According to 42 US Code Section 1320A-7B(B), it is prohibited to knowingly and willfully offer, solicit, pay, or receive anything of value which create any type of reward for referring patients to, recommending or arranging any type of purchase that falls under the payment made by health care benefit programs.
The statute covers both the payers of kickbacks-those who pay or offer remuneration and the recipients of kickbacks-those who receive or solicit remuneration.
Examples of illegal remuneration:
Illegal remuneration includes anything of value and can take many forms besides cash, such as:
- Expensive hotel stays and meals free rent
- Compensation for medical consultancies or directorships.
- Below market rent or lease agreements
- Services or equipment provided at below the market price
There are safe harbor regulations that protect certain payment and business practices that could otherwise implicate the Anti-Kickback Statute from criminal and civil prosecution. The safe harbor regulations put definitions of these practices to make them lawful for medical providers. The regulations must be exactly met with no exceptions to qualify for safe harbor protection.
Some examples of safe harbors:
- Certain discounts and price reductions
- Employment relationships
- Fair market value compensation
- Group purchasing arrangements and organizations
- In-office ancillary services
- Incidental benefits
- Isolated transactions
- Non-monetary compensation
- Personal service arrangements
- Physician services
Kickbacks in health care can lead to:
- Increased program costs
- Corruption of medical decision making
- Patient steering
- Unfair competition
Anti-Kickback Statute Penalties
Though the Anti-Kickback Statute is a criminal statute, it provides both civil and criminal penalties for violations.
The criminal penalties are the following:
- A fine of up to $25,000
- Five years in federal prison
Additionally, the Office of the Inspector General for the Department of Health and Human Services can pursue:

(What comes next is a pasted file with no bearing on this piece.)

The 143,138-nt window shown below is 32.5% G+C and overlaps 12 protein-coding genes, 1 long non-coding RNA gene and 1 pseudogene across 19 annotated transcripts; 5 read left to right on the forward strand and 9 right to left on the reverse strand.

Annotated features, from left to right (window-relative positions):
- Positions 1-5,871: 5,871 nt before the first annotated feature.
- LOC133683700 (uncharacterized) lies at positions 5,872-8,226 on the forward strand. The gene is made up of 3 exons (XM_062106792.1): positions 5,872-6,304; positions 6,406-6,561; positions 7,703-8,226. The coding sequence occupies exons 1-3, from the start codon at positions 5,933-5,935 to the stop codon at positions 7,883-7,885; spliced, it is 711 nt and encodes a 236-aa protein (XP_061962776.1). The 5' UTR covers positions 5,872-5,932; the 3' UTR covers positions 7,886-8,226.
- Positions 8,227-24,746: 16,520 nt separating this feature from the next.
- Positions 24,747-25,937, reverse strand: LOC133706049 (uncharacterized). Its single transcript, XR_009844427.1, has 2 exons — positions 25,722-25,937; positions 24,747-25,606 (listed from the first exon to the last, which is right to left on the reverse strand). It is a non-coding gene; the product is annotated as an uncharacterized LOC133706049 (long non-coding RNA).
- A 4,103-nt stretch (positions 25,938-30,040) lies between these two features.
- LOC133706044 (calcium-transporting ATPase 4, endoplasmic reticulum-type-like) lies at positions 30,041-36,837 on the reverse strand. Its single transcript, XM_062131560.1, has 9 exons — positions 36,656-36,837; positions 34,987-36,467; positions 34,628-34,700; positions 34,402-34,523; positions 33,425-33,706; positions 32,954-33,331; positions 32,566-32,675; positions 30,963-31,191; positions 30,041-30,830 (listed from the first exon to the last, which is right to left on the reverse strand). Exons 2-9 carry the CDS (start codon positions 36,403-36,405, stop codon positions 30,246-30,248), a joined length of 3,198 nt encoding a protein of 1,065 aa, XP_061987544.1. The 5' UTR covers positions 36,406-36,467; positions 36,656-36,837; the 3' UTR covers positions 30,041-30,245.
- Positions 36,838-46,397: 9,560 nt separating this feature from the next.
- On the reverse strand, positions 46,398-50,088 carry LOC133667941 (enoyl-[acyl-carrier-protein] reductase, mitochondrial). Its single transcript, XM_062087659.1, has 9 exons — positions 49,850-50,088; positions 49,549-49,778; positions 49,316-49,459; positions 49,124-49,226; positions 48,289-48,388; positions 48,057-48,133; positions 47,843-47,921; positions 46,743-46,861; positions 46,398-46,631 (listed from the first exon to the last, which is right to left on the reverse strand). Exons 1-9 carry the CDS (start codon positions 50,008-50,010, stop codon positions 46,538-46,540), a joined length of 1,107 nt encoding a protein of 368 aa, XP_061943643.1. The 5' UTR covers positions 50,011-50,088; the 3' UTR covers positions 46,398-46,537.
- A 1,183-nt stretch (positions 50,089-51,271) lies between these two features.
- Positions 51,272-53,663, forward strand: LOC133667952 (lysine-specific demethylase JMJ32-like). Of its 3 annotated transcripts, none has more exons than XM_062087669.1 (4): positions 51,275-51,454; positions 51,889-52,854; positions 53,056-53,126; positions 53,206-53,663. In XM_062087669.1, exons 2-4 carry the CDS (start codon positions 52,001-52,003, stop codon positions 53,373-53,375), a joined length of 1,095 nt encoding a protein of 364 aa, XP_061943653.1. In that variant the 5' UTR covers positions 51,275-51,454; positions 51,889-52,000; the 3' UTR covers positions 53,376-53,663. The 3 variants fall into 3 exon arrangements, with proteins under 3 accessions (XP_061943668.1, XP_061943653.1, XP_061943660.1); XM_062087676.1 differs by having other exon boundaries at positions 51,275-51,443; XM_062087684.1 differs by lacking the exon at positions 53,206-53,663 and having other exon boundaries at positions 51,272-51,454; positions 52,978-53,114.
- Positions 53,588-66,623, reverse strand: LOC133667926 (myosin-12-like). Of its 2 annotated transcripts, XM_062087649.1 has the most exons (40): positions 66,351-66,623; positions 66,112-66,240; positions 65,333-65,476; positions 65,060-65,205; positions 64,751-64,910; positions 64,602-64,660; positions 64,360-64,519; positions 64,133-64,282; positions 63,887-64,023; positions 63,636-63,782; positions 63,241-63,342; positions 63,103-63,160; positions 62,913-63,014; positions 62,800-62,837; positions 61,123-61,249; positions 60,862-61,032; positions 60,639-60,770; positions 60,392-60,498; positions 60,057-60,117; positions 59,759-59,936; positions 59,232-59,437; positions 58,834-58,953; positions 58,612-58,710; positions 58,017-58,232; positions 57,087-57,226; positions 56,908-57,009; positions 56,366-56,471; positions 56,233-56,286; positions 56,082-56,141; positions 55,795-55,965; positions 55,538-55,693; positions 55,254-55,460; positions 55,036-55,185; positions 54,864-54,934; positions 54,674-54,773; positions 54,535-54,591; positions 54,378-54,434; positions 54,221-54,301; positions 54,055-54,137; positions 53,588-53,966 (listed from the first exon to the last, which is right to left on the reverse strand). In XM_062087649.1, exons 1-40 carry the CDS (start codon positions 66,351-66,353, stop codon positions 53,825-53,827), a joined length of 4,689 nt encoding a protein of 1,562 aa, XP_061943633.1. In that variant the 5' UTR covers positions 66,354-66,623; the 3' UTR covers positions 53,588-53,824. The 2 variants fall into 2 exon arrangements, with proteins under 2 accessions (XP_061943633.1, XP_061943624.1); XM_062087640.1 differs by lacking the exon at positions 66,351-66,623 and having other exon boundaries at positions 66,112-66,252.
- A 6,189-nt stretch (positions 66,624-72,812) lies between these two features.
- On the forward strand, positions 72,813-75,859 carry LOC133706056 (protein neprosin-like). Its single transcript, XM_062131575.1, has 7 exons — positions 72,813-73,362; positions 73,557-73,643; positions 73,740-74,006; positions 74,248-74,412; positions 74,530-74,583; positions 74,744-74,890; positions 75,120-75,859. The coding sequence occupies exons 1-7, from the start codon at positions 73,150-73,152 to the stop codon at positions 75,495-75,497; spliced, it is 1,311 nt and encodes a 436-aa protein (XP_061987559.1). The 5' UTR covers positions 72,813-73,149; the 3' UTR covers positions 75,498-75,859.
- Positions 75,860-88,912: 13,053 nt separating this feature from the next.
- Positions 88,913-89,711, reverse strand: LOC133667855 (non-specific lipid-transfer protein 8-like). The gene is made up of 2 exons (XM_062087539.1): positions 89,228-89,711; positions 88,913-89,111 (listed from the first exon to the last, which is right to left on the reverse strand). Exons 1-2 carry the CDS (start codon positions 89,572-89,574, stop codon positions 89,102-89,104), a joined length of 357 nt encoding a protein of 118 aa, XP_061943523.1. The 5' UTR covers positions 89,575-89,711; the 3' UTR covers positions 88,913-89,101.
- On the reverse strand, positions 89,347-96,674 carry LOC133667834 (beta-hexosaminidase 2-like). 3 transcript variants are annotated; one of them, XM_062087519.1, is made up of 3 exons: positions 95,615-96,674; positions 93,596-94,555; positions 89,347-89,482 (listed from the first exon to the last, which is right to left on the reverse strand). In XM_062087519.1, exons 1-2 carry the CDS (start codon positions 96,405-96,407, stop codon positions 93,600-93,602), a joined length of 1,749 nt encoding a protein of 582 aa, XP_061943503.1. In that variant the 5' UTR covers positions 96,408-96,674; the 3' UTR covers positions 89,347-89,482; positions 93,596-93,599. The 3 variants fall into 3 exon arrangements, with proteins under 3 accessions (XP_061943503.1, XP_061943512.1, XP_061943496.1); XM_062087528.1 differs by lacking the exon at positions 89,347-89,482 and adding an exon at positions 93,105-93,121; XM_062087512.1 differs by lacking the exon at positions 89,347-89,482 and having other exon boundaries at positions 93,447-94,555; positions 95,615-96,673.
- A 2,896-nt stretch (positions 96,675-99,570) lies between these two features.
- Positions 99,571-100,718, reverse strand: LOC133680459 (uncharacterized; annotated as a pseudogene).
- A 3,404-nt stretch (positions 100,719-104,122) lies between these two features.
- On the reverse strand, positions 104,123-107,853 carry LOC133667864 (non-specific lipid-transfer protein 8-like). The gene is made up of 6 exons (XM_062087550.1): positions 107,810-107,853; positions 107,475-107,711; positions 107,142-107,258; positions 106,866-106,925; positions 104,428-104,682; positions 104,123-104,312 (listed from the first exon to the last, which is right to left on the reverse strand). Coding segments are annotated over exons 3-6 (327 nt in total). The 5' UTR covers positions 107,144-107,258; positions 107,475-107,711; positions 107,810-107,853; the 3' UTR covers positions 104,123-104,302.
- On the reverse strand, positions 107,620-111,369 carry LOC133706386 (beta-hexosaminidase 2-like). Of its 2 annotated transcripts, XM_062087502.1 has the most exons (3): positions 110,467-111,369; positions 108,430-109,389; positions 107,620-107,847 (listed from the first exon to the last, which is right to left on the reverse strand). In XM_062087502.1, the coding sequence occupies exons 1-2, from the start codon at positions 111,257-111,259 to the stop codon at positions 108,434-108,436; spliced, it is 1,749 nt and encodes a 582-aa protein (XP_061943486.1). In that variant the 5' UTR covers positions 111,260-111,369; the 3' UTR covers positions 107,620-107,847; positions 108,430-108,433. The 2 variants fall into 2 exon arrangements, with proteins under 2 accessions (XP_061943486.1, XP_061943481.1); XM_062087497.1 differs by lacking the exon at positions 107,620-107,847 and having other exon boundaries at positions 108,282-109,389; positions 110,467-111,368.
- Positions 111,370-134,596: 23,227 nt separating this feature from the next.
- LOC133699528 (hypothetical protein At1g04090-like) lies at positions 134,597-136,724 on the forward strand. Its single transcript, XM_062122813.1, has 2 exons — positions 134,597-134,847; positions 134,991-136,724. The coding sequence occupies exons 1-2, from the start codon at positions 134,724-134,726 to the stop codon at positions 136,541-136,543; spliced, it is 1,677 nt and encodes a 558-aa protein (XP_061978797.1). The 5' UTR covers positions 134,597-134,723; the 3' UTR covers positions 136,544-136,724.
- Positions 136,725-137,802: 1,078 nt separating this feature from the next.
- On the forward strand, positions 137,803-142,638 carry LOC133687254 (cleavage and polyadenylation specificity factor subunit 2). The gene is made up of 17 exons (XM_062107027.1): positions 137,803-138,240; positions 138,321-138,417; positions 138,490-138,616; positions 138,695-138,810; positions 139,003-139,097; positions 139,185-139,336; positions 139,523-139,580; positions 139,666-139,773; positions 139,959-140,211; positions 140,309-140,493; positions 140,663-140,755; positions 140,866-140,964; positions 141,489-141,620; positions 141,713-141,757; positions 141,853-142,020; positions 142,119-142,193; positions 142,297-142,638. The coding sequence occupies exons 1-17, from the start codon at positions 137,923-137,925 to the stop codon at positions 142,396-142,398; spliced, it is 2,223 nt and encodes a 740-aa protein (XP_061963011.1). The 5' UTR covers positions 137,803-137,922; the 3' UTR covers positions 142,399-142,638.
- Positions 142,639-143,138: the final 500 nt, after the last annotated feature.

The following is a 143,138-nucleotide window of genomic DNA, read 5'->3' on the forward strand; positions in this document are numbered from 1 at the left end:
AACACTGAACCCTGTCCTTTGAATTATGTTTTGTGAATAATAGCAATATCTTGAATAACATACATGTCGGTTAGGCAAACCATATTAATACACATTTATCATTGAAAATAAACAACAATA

- False Claims Act liability
- Civil penalties of up to $50,000 for a violation
- Three times the amount of any government overpayment.
Sometimes penalties for Anti-Kickback violations also include a period of debarment or exclusion from participation in Medicaid, Medicare, and all other federal programs which provide health benefits.
Differences between the Anti-Kickback Statute and the Stark Law
Anti-Kickback Statute the Stark Law are the two main federal statutes that deal with remuneration related to improper referrals. Though the two laws are similar, there are several differences between the Stark Law and the Anti-Kickback Statute.
- Anti-Kickback Statute includes both criminal and civil penalties when the Stark Law is exclusively a civil enforcement statute.
- Anti-Kickback Statute applies to Medicare and any other federal healthcare program when the Stark Law applies only to Designate Health Services paid for by Medicare.
- Anti-Kickback Statute applies to any referral source when a violation of the Stark Law involves a relationship between and an entity and a physician.
- For violating the Anti-Kickback Statute the element of intent must be present when the Stark Law is a strict liability statute.